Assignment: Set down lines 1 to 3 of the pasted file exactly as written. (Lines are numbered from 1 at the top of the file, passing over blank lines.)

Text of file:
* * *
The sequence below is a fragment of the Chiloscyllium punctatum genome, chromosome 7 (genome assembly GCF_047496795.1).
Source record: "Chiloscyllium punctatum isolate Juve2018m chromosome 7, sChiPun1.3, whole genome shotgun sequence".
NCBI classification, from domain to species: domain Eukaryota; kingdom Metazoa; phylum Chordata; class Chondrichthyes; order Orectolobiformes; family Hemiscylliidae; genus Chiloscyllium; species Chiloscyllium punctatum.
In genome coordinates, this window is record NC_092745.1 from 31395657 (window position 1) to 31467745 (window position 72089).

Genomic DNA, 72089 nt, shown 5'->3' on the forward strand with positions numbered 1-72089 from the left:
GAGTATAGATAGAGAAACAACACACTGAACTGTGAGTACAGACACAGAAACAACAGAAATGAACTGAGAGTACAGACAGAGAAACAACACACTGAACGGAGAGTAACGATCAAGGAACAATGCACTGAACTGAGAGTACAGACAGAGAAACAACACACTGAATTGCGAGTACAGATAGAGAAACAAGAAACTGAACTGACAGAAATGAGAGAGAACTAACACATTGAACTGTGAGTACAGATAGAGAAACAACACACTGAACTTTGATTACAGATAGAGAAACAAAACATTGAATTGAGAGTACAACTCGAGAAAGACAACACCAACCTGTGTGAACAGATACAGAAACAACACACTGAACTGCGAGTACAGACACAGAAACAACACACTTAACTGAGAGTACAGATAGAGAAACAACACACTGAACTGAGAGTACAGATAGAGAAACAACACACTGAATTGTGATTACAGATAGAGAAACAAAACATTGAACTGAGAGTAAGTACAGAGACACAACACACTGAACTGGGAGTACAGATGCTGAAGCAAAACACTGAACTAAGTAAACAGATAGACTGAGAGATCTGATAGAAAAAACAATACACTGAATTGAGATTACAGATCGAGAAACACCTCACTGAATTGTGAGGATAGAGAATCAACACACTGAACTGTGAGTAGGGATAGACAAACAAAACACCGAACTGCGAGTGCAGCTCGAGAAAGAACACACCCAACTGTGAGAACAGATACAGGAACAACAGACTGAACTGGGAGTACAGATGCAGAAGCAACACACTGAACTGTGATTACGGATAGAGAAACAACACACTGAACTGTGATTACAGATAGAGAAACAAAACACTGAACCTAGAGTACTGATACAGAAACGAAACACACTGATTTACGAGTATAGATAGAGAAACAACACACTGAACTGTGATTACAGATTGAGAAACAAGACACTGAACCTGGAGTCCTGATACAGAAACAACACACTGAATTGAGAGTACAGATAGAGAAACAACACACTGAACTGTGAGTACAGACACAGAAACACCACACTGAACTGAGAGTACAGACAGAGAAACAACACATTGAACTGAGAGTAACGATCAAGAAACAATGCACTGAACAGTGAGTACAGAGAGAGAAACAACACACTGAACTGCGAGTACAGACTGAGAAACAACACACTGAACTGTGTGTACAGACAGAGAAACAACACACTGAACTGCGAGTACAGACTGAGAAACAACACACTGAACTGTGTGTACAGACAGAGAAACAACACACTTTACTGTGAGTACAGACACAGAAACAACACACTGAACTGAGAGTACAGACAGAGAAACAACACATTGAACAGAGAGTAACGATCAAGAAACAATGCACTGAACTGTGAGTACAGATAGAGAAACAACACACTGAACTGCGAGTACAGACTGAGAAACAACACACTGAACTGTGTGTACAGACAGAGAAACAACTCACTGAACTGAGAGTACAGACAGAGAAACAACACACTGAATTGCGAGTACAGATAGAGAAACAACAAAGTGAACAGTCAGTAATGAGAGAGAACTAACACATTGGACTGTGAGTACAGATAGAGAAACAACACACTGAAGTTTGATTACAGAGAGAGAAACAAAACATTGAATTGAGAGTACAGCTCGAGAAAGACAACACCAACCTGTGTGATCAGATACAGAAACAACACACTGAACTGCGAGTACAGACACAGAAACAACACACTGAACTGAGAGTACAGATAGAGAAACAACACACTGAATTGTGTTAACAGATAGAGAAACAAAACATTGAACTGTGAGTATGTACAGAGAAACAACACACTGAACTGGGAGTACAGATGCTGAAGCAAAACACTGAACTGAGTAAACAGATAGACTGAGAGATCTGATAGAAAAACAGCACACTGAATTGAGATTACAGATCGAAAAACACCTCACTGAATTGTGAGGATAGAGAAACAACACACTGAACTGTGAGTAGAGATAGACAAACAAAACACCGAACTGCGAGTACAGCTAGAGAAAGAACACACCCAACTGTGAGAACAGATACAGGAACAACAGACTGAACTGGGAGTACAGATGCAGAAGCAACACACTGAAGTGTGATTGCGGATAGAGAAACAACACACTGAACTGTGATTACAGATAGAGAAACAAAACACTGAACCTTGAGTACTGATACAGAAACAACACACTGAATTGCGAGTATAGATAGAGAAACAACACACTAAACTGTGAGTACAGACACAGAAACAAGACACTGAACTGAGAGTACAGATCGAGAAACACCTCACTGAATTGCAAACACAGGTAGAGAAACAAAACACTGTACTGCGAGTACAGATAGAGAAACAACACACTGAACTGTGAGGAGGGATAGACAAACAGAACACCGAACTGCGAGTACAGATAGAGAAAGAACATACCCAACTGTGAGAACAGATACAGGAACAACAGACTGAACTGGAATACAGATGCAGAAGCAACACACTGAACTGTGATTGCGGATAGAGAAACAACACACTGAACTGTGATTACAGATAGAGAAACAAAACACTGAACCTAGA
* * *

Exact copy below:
The sequence below is a fragment of the Chiloscyllium punctatum genome, chromosome 7 (genome assembly GCF_047496795.1).
Source record: "Chiloscyllium punctatum isolate Juve2018m chromosome 7, sChiPun1.3, whole genome shotgun sequence".
NCBI classification, from domain to species: domain Eukaryota; kingdom Metazoa; phylum Chordata; class Chondrichthyes; order Orectolobiformes; family Hemiscylliidae; genus Chiloscyllium; species Chiloscyllium punctatum.